The sign of the goat and the pastures of Amaltea

21 July 2023

The Greeks believed Amaltea was a special goat. She was entrusted with the infant Zeus on Mount Ida in Crete when the god of the sky was still a suckling baby; where she nursed him with her milk, allowing him to grow and fulfill role in the heavens and on Earth. Even today, Amaltea is celebrated by producers of goat cheese.

One of these companies is located in a magical place in Alta Langa, Mombarcaro, a small town with 268 inhabitants in the far east of the province of Cuneo. It is the peak of the Langhe, where, on clear days, you can catch a glimpse of the shimmering sea. This is where Alessandro and Arianna began tending the pastures of Amaltea, embarking on an extraordinary journey, at times as captivating as a tale from Greek mythology.

Neither of them had agricultural backgrounds, nor did they know how to manage a herd of animals, or understand the difference in behaviors of goats and sheep. Yet, they are living proof of what dedication, love, and learning from one’s mistakes can ultimately achieve!

The regenerative pastures of the Alta Langa

They did have one important advantage in their lack of experience: Without rooted traditions to hold onto, they were more open to change because, ultimately, they were accountable only to themselves. Talking to Alessandro on the phone after he took off his beekeeper suit, he summarized their journey briefly, highlighting the key steps: “I started in 2007, and Arianna (who used to work with us at Slow Food) joined me in 2013. The first few years were a result of trial and error, but for the past three to four years, we have been focusing on rational pasture management.”

The pastures of Amaltea at Cheese on the Screen

For those who want to learn more about the pastures of Amaltea, you can come to the screening of the documentary “Saving Stable Meadows and Their Beauty” at Cheese on September 15 at 9 p.m., at Biodiversity House. This documentary explores the survival of fragile ecosystems, precious landscapes, the balance established over centuries between plant and animal species, and the work of humans who recognize their value.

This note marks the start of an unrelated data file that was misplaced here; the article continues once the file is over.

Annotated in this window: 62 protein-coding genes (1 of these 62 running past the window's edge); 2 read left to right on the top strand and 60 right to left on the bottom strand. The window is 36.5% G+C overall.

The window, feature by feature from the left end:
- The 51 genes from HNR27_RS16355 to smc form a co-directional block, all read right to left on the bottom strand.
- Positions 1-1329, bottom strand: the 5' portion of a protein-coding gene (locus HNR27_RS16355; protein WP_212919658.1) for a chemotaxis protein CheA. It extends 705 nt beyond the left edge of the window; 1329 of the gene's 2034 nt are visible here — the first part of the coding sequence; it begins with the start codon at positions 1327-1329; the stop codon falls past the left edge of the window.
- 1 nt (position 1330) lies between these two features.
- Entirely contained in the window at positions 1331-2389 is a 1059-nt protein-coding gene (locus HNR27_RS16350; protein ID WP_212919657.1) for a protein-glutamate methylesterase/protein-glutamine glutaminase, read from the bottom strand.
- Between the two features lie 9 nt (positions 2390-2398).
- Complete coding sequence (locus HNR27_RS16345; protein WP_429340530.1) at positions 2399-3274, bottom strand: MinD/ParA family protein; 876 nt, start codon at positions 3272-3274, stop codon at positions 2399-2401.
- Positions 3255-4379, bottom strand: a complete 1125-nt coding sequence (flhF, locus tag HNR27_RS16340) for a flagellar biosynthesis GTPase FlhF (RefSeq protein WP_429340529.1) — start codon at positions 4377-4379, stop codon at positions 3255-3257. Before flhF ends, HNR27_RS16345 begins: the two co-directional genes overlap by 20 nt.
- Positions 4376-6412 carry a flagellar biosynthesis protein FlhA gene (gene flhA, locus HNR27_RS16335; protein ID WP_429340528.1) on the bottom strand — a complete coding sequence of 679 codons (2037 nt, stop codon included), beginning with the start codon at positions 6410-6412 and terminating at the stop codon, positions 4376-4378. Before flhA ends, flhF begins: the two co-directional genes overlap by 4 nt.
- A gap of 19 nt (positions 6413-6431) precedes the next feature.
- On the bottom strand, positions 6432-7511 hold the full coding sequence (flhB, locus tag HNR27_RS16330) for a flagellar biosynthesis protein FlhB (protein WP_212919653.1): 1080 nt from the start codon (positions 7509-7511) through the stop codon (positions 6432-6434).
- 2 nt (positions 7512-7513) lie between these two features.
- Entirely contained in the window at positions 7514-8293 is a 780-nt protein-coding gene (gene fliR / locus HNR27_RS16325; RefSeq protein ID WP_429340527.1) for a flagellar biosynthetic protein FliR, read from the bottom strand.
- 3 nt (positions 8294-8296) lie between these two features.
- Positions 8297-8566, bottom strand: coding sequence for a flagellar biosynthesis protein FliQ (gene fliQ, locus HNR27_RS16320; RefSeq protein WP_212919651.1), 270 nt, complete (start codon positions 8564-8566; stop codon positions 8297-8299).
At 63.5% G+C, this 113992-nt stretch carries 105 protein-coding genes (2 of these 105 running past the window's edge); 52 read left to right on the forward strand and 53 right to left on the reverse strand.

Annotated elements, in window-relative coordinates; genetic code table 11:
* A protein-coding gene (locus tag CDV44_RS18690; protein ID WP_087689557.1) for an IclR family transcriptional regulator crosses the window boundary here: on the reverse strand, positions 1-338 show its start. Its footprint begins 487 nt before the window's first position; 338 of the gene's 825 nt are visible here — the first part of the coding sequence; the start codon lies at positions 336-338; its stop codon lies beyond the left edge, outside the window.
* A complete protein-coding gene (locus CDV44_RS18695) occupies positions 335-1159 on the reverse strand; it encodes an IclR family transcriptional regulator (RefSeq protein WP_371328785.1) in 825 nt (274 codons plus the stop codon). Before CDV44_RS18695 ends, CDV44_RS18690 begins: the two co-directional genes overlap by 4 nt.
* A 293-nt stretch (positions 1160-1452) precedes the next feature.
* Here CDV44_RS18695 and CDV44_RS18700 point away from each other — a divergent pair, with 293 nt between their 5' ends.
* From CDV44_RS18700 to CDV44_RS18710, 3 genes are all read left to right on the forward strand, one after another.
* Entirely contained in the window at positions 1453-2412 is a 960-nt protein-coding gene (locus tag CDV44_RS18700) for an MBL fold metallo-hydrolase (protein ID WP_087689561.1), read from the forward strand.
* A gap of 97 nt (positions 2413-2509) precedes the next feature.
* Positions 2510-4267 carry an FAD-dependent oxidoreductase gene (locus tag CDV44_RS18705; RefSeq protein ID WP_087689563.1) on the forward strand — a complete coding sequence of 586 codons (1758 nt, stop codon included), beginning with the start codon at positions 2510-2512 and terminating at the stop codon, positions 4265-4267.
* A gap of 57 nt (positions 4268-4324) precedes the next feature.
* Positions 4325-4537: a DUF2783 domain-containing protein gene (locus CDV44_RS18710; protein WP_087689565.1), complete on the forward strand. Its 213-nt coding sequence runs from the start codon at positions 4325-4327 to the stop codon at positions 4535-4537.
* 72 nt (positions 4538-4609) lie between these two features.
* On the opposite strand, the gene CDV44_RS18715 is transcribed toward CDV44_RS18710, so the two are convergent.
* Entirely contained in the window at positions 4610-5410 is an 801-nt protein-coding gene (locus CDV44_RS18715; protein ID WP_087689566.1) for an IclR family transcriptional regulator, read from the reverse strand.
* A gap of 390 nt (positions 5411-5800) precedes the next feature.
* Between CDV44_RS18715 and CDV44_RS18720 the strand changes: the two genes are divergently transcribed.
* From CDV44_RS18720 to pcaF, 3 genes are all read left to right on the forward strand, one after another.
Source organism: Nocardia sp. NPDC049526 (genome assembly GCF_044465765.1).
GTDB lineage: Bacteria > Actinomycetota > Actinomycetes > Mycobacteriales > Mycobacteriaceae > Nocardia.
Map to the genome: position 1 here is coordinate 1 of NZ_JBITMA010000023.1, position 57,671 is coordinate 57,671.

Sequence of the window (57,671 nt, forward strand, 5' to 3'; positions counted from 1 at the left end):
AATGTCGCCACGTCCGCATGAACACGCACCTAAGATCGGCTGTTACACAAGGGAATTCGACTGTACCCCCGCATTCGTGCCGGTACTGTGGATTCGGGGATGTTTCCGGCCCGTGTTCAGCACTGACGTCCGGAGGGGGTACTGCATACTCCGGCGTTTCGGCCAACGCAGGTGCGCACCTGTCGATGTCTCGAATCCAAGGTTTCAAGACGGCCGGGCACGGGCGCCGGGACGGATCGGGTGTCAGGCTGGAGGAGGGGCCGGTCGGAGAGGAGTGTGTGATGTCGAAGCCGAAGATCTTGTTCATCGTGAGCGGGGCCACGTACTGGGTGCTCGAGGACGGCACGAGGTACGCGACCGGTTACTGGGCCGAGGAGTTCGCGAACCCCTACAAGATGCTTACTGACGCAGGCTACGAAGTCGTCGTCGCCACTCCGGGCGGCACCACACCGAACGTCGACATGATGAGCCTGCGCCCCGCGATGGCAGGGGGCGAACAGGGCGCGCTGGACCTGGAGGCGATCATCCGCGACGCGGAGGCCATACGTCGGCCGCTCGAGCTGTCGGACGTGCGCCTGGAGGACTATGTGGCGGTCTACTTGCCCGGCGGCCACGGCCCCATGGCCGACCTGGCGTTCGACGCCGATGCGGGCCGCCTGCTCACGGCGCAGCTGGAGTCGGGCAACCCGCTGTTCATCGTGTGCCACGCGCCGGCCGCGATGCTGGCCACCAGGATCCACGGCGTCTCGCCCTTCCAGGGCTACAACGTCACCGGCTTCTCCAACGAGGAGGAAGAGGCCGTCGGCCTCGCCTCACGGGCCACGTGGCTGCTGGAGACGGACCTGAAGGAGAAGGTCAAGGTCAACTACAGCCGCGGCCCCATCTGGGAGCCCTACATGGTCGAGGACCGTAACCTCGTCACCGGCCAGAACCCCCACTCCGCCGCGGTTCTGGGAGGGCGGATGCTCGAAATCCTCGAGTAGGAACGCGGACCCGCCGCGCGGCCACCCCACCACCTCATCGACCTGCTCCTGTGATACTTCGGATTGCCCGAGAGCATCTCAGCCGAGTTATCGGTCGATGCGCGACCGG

Animal efficiency

According to this method, soil, plants, and animals form an ecosystem, and when managed correctly, each can benefit the other. As Alessandro emphasizes, “During an online training, we learned a crucial point: when it comes to pasture management, there is no machine more efficient than the animal.” It’s worth repeating that this, as this theme is at the core of Cheese 2023.

This realization brought about profound changes at relatively low costs, leading to the company’s current structure. Alessandro explains, “We divided the pasture into small portions where many animals concentrate for a short time. Then, we move them to the next portion. This way, the pasture, fertilized by the animals’ droppings, rests just long enough to regenerate before they return, and so on… We learned to think about the right group for optimal grass, satisfying the animals’ needs and the growth of the grass. The result is wonderful milk.”

One step at a time

Now that we understand the backward reasoning, not starting from the cheese product but from the pasture element and the animals on it, it’s easy to comprehend other improvements on the farm. “We learned to bring our 50 goats and 50 sheep to the right pasture at the right time. All of this led to a greater coverage of lush grass, with more robust plants less affected by climate stress.”

“We realized that some pasture plots were fully exposed to the sun. So, caring for our animals’ well-being, we planted fruit trees along the edges to provide shade, and this also became an alternative revenue stream as we started producing cider. Bees joined us too, and they’re essential for pollinating the apple trees.”

On the horizon, the introduction of hens, who will become an integral part of this small, complex ecosystem that embraces diversity.

And the cheeses?

The cheeses are products of the pastures and the milk from a cross between Langa sheep and Lacaune sheep, and Camosciata Alpine goats. As Alessandro says, “Our cheeses reflect all this naturalness and seasonality. Those made in March are different from those in October, and in general, during summer, we get products with stronger flavors.”

This results from the harmonious ecosystem, offering different emotions each day. “Our cheeses are not part of a PDO. Among our cheeses are Murazzano, made solely from sheep’s milk, and robiola, made solely from goat’s milk, the head-shaped cheese from sheep’s milk, the wild and aromatic cheese from goat’s milk… Surprisingly, even among the younger generation, the strong taste of bruss has been a revelation!”

Want to try the cheeses from the Pascoli di Amaltea before or after Cheese 2023? You can find them at the Earth Market in Alba, in various restaurants in the Langhe, and even in Milan, where their value is increasingly recognized. You can also visit their farm in Mombarcaro, where Amaltea’s dream lives on.

by Silvia Ceriani, [email protected]

Cheese 2023 is organized by Slow Food and the City of Bra from September 15-18. See you there! #Cheese2023

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